Post-ischemic Holmes’ tremor of the lower extremities

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Holmes' tremor, which is known to occur as a result of different lesions centered in the brain stem, cerebellum and thalamus, is a tremor of low frequency, mostly below 4.5 Hz (Deuschl and Bergman in Mov Disord 17(suppl 3):S41–S48, 2002). We present a patient who developed a tremor, mostly involving her lower extremities, secondary to an ischemic infarct affecting the cerebellum, thalamus and midbrain. Attempts at medical treatment with levodopa, quetiapine and levetirecetam all failed. However, pribedil, a dopaminergic receptor-stimulating agent, successfully improved the tremor. Our case is interesting as published reports generally focus on tremors limited to the upper extremities except for one reported case of Holmes' tremor involving the lower extremities more severely (Walker et al. in Mov Disord 22(2):272–274, 2007). It also demonstrates that dopaminergic receptor stimulating agents should be tested before considering invasive therapies.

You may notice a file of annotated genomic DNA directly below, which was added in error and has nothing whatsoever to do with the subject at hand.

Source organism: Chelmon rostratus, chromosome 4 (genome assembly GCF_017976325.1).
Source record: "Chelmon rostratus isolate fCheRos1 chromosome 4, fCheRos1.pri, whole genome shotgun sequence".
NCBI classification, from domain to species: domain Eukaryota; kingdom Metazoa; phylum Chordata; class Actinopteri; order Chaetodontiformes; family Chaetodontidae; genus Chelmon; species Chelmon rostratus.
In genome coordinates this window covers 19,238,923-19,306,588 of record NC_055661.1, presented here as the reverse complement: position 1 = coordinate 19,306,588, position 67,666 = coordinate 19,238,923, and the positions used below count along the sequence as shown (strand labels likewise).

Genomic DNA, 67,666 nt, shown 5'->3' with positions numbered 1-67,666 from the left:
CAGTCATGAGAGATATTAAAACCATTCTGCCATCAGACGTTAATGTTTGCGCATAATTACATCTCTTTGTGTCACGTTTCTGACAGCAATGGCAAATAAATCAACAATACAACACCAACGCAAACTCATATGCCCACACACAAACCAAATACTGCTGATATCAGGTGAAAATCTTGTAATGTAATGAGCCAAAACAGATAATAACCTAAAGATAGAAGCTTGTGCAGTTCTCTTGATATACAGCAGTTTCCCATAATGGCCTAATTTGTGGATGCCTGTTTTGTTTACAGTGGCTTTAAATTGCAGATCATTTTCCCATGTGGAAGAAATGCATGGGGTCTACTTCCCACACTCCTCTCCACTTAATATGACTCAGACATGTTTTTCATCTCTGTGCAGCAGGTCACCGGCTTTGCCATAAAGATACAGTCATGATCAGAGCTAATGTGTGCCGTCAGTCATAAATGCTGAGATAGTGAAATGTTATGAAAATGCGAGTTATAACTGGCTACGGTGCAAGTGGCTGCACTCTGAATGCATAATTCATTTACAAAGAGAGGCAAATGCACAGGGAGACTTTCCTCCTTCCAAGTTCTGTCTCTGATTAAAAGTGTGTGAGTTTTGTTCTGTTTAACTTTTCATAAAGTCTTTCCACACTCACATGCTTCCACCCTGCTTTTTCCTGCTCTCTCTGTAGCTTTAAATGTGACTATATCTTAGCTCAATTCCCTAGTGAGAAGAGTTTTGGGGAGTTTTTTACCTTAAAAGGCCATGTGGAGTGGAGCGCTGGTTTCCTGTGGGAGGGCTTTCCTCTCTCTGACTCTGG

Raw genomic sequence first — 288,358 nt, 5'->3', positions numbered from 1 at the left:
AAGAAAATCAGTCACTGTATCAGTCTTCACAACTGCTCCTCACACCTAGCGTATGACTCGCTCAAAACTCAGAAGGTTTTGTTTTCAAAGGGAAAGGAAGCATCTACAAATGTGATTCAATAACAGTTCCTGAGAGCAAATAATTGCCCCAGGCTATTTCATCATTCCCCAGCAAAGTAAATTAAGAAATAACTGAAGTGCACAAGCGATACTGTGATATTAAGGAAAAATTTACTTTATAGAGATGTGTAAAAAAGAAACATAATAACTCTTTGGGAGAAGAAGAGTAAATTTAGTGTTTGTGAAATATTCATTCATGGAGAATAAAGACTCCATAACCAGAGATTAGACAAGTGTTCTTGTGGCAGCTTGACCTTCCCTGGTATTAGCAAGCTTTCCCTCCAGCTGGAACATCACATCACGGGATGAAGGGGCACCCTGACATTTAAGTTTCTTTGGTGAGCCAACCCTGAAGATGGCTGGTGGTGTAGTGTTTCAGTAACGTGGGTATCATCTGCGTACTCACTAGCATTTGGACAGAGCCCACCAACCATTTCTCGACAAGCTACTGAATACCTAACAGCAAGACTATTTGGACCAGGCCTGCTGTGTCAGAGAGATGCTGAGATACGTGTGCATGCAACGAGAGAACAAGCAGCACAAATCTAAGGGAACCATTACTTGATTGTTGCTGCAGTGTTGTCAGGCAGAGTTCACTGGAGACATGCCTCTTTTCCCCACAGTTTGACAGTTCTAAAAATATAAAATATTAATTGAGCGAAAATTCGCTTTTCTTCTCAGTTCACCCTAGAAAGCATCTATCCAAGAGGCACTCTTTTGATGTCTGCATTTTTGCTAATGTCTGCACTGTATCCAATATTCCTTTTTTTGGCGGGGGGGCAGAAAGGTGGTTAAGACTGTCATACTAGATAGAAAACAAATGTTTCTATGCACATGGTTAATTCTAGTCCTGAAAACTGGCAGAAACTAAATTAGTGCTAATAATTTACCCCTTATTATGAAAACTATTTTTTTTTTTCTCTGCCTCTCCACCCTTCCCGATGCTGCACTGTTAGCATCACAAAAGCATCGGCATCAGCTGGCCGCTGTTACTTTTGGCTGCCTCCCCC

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Fig. 1


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Correspondence to Leyla Baysal.

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Segment 1: Resting and action tremor, more prominent in the left lower extremity. (WMV 12,131 kb)

Segment 2: After treatment with pribedil a prominent improvement in tremor was observed. (MPG 8,161 kb)

Segment 1: Resting and action tremor, more prominent in the left lower extremity. (WMV 12,131 kb)

Segment 2: After treatment with pribedil a prominent improvement in tremor was observed. (MPG 8,161 kb)

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Baysal, L., Acarer, A. & Celebisoy, N. Post-ischemic Holmes’ tremor of the lower extremities. J Neurol 256, 2079 (2009) doi:10.1007/s00415-009-5273-5

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  • Stroke
  • Tremor
  • Dopaminergic agents
  • Brain stem